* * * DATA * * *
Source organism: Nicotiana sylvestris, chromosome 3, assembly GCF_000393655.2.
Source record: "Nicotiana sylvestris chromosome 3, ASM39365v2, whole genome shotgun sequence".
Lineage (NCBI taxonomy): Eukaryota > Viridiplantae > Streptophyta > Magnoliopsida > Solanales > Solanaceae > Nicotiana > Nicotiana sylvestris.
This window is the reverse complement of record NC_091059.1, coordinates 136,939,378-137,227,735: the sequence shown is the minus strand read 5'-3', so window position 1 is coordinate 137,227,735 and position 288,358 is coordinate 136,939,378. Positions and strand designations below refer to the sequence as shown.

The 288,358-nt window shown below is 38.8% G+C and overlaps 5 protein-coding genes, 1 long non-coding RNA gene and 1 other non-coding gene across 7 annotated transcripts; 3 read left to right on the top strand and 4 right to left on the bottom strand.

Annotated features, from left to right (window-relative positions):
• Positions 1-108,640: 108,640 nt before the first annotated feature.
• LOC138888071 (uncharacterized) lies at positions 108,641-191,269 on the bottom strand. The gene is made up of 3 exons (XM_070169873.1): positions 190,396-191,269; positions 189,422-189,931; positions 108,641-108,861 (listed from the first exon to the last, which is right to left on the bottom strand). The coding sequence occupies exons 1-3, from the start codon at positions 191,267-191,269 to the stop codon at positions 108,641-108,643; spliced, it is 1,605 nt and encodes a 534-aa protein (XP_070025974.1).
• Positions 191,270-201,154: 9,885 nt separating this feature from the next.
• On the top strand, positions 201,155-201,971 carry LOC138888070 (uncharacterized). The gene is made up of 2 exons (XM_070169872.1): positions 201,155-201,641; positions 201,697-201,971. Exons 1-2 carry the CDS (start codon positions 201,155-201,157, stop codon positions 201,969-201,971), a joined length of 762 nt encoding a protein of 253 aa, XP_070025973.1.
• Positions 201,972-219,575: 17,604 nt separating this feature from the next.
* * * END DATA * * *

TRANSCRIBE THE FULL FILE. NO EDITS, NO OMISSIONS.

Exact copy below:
Source organism: Nicotiana sylvestris, chromosome 3, assembly GCF_000393655.2.
Source record: "Nicotiana sylvestris chromosome 3, ASM39365v2, whole genome shotgun sequence".
Lineage (NCBI taxonomy): Eukaryota > Viridiplantae > Streptophyta > Magnoliopsida > Solanales > Solanaceae > Nicotiana > Nicotiana sylvestris.
This window is the reverse complement of record NC_091059.1, coordinates 136,939,378-137,227,735: the sequence shown is the minus strand read 5'-3', so window position 1 is coordinate 137,227,735 and position 288,358 is coordinate 136,939,378. Positions and strand designations below refer to the sequence as shown.

The 288,358-nt window shown below is 38.8% G+C and overlaps 5 protein-coding genes, 1 long non-coding RNA gene and 1 other non-coding gene across 7 annotated transcripts; 3 read left to right on the top strand and 4 right to left on the bottom strand.

Annotated features, from left to right (window-relative positions):
• Positions 1-108,640: 108,640 nt before the first annotated feature.
• LOC138888071 (uncharacterized) lies at positions 108,641-191,269 on the bottom strand. The gene is made up of 3 exons (XM_070169873.1): positions 190,396-191,269; positions 189,422-189,931; positions 108,641-108,861 (listed from the first exon to the last, which is right to left on the bottom strand). The coding sequence occupies exons 1-3, from the start codon at positions 191,267-191,269 to the stop codon at positions 108,641-108,643; spliced, it is 1,605 nt and encodes a 534-aa protein (XP_070025974.1).
• Positions 191,270-201,154: 9,885 nt separating this feature from the next.
• On the top strand, positions 201,155-201,971 carry LOC138888070 (uncharacterized). The gene is made up of 2 exons (XM_070169872.1): positions 201,155-201,641; positions 201,697-201,971. Exons 1-2 carry the CDS (start codon positions 201,155-201,157, stop codon positions 201,969-201,971), a joined length of 762 nt encoding a protein of 253 aa, XP_070025973.1.
• Positions 201,972-219,575: 17,604 nt separating this feature from the next.